Edwin Truman, a senior fellow in the Peterson Institute, who is of course a former Fed member, and of course a Yale Ph.D., writes in the FT, suggesting the brilliant idea that it is high time for the US to sell its gold. In other words do precisely what Gordon Brown did a few thousand percent ago, and now has to defend against allegations he did so merely to protect the LBMA cartel which was on the verge of being margin called into oblivion. And even if one ignores the fact for a minute that there has not "really" been an audit of the US gold holdings in who knows how long, who is to say that Goldman, of all people, may not be right and gold will be at $1,700 in a year? Or Dylan Grice for that matter, and it will be about 10 times higher. One thing is certain: converting real hard asset value into paper to patch up 2.25% of government debt as a % of GDP is easily the dumbest idea we have ever heard. Especially, since as we disclosed yesterday, the Fed will have to force Congress to increase its deficit, and thus debt funding needs, simply so that there are enough Treasuries for the Fed to monetize. We hope Mr. Truman is in the contention for next year's economic and peace Nobel prizes, because with articles such as this he has certainly proven he belongs to that unique category of brilliant economists that only Princeton, Yale and Harvard can produce.
From the article:
Gold is back in the news. Its price is soaring in what some analysts say is a reflection of a weak economy and a lack of confidence in government policies. Naturally, investors are looking at a new sure thing in the expectation that prices will continue upward. My advice to the US government, however, is that this may be the best time – to sell. Doing so would help President Barack Obama and Congress reduce indebtedness, at little cost.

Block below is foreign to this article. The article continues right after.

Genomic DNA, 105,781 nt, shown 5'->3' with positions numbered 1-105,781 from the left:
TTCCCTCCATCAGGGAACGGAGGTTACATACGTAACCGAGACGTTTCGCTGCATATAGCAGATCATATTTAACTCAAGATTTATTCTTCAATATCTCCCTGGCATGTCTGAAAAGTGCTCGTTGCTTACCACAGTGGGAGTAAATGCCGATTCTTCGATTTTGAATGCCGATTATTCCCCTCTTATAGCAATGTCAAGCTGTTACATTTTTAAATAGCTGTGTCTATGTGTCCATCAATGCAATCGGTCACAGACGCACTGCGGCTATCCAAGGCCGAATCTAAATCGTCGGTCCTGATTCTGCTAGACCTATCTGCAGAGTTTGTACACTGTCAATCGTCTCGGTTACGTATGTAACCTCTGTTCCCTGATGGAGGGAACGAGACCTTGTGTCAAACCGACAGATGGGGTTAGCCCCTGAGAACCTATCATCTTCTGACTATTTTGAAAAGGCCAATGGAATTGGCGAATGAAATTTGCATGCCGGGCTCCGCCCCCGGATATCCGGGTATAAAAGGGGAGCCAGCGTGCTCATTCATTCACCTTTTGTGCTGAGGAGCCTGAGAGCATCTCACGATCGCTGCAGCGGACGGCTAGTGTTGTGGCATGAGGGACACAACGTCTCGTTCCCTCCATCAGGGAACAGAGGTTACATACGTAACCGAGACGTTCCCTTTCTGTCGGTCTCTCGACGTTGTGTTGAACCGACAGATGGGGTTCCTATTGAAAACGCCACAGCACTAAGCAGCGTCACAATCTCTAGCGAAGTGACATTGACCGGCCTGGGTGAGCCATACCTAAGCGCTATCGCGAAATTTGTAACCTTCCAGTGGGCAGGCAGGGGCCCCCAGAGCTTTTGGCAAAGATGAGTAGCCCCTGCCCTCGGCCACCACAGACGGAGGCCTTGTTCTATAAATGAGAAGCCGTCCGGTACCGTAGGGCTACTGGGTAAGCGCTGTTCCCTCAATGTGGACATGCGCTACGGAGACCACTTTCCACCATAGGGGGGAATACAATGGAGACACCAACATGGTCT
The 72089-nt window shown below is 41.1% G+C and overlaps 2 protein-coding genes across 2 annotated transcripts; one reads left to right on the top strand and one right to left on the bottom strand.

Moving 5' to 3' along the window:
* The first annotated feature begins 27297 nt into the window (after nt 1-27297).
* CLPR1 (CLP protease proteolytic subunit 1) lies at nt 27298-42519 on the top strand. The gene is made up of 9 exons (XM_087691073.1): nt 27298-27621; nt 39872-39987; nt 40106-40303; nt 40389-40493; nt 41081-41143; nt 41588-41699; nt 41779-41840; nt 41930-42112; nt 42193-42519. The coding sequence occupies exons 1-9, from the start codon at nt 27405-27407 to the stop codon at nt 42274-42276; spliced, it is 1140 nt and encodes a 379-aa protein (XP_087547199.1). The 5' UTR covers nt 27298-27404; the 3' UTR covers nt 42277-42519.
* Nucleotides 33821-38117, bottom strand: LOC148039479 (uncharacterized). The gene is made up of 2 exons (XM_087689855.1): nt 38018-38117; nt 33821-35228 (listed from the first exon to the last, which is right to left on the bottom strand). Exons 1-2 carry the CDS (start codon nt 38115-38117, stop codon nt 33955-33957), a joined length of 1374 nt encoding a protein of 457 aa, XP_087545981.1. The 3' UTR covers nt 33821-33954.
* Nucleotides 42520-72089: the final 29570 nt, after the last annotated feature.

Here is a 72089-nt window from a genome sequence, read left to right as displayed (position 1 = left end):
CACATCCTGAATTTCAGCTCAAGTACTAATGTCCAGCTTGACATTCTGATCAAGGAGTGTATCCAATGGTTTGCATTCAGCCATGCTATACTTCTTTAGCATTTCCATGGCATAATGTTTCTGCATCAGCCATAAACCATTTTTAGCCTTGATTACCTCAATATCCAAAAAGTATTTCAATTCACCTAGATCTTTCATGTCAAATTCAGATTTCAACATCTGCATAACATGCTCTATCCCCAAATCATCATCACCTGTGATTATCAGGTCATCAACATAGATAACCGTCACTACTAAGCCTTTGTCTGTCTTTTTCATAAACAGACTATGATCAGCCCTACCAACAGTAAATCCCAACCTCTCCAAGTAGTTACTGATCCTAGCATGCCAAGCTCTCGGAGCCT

It is an article of faith in bullion markets that the US will be the last country to dispose of its gold stock. For 30 years it has had a no-net-sales policy for reasons ranging from resistance by US gold-producing interests to concerns about the international monetary system. That assumption may remain plausible. Yet the administration has an obligation to re-examine its policy.
And now for kicker #1: gold is up due to "fraud and misinformation" - oddly there is no mention of the fraud accompanying the Keynesian ponzinomics that the world is fighting tooth and nail to preserve:
The market price of gold has risen for more than a decade propelled by low interest rates, the hype of the bullion dealers (holding large inventories) and no doubt the normal amount of fraud and misinformation accompanying asset price bubbles. The Financial Times has reported that the precious metals industry expects the price to increase by a further 11 per cent over the next year.
So here is Truman's modest proposal: take the gold, convert it to linen, and use it to patch up just over 2% of US debt. Brilliant
Meanwhile, the US Treasury holds 621.5m fine troy ounces of gold. The government has been sitting on that gold since the Great Depression, receiving no return. At the current market price of $1,300 per ounce, the US gold stock is worth $340bn. The Treasury secretary, with the approval of the president, has the power to sell (and buy) gold on terms that the secretary considers most beneficial to the public interest. Revenues from sales must be used to reduce the national debt.